Tuesday, 13 September 2016

1690 and 1798

So this week we are revisiting the Annual 12th July celebrations, which take place not only across Ulster, but also in other countries including Republic of Ireland, Scotland, England, Canada, USA and New Zealand.  You get pipe bands, flute bands, accordion bands and of course lots of drums to stimulate the senses.

There were lots of girls in the bands this year.  I like the old bagpipes (now and again :) but most fell silent as they passed where I was standing, to my annoyance.   They start them young, as you can see here.
OK so a wee bit of Ulster and Irish history to go along with the snaps of the Orange Parades.  Now I'm not a historian but you can't be born and live in this part of the world without being a little bit interested in how you came to be here and what it's all about.  So, as we all know, the 12th of July Parades commemorate the victory of  Dutch Prince William (Protestant) over King James II (Catholic) of England - in the famous Battle of the Boyne of 1690 (the river Boyne lies just north of Dublin, by the way).  William of Orange had already overthrown James in England and the Boyne ensured that James would never regain the British crown.   Fairly straightforward so far, right? - one side wins, the other loses.  So it goes, as Mr Vonnegut would say.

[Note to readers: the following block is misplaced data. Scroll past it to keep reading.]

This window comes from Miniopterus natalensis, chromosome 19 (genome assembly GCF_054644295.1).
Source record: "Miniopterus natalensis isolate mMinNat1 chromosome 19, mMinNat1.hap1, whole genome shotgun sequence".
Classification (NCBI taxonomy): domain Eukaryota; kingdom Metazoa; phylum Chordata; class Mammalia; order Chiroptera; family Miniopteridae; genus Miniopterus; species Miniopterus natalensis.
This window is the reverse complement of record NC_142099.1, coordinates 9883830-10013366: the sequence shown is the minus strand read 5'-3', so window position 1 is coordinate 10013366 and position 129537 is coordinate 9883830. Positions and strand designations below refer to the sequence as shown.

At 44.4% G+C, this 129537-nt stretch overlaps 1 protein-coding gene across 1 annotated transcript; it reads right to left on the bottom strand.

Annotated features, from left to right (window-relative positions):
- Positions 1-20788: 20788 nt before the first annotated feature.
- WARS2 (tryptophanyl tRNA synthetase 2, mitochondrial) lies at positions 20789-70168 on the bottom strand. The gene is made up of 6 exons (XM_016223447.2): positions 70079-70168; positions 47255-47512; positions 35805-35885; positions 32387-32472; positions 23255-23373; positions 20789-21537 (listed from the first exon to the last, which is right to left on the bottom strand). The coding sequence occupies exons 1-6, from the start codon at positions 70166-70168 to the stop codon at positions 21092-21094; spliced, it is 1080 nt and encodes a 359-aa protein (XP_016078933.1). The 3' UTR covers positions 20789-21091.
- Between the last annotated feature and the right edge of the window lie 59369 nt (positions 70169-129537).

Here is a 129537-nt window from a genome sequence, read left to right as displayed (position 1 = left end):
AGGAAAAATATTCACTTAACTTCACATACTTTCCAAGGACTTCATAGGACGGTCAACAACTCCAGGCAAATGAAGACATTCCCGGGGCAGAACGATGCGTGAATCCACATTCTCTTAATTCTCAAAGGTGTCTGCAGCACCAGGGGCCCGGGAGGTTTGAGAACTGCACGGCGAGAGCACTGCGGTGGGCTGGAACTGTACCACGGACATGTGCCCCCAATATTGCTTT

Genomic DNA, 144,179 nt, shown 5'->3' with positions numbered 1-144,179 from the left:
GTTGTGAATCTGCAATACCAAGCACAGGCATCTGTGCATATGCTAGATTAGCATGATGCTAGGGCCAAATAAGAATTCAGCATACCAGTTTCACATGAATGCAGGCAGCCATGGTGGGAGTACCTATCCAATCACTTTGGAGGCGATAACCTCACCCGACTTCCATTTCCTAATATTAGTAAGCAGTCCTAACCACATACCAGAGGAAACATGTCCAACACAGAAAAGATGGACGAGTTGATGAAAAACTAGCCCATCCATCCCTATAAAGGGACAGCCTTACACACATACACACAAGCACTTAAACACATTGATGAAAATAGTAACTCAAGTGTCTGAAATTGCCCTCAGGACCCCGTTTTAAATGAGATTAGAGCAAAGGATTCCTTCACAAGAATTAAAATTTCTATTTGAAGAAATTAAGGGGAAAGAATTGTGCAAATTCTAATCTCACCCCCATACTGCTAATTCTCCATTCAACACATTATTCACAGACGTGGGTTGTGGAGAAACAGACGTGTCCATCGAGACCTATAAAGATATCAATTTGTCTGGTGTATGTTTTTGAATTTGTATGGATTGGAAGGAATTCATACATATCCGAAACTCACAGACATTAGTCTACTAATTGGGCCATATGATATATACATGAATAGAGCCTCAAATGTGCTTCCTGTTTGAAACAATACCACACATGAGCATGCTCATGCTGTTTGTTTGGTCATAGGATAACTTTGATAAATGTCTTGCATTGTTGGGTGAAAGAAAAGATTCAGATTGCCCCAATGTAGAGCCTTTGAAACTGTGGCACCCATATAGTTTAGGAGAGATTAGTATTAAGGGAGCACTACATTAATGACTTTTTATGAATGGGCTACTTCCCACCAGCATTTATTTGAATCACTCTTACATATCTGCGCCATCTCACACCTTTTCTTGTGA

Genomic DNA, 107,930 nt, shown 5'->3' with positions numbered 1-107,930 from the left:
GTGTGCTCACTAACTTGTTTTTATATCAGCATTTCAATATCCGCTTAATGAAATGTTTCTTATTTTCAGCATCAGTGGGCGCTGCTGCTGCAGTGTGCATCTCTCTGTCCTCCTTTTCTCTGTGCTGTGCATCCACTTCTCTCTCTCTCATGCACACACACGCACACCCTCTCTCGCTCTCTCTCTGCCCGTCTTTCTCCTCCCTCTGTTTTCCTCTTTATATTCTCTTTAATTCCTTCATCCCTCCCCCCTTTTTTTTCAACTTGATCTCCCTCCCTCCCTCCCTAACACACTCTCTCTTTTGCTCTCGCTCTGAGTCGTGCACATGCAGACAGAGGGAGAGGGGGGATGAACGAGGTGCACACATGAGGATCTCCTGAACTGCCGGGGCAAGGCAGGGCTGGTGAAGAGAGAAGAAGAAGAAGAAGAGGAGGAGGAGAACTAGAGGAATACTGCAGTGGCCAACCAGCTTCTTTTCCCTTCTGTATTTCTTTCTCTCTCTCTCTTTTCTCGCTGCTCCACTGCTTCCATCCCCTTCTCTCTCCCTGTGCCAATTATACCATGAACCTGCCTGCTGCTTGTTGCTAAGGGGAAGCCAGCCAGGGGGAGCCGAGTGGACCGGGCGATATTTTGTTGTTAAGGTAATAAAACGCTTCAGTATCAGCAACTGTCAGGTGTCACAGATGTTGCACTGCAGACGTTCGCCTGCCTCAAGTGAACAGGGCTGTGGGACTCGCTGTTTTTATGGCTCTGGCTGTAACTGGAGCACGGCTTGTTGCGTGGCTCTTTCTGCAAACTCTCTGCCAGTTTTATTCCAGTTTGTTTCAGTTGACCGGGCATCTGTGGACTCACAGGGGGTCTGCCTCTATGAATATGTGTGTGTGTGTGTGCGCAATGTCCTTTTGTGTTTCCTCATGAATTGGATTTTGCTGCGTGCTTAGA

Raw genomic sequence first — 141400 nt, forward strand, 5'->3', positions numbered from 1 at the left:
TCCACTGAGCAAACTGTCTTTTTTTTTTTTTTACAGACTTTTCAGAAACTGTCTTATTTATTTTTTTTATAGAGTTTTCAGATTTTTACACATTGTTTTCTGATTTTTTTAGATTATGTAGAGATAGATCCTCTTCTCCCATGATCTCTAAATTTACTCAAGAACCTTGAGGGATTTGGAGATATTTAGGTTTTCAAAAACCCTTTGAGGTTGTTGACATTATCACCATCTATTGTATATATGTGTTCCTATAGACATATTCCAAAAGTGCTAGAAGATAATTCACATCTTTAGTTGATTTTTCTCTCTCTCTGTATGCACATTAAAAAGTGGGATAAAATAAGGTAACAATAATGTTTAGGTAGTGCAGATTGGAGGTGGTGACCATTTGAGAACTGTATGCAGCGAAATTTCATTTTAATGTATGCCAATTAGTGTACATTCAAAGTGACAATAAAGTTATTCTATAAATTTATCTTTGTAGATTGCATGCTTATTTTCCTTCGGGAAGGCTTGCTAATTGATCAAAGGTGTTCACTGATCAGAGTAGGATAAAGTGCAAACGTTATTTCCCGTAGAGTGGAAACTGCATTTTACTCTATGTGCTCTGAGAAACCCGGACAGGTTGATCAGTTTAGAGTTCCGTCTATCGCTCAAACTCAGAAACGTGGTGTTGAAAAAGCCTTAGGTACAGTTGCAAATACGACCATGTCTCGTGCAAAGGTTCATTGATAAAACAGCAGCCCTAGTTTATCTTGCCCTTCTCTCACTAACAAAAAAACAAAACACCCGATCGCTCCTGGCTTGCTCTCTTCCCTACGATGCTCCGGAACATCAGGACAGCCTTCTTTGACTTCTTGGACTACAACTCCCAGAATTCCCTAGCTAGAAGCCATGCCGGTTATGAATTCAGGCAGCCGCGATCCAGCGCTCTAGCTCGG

But the plot thickens.  The Penal Laws did a great job of uniting Irish Catholics and Protestant Dissenters (mostly Presbyterians), since they placed restrictions on worship, acquiring land, voting, holding office and basically getting on in life.  Fast forward a 100 years or so from the Boyne and we see the formation of the Society of United Irishmen, in 1791.  It sought reform of the Irish Parliament, Catholic Emancipation and repeal of the Penal Laws.  Now remember folks, it was around this time that the French Revolution took place, and the mood in Ireland was ripe for radicalism.  The Society of United Irishmen, whose leaders were mostly Protestant, lobbied for the cessation of British interference in Irish affairs and called for a union of religious faiths in Ireland to 'abolish the differences that had long divided Irishmen'.  Interesting, huh?  One can only imagine what Ireland might have looked like had the resolutions of the Society of United Irishmen come to fruition.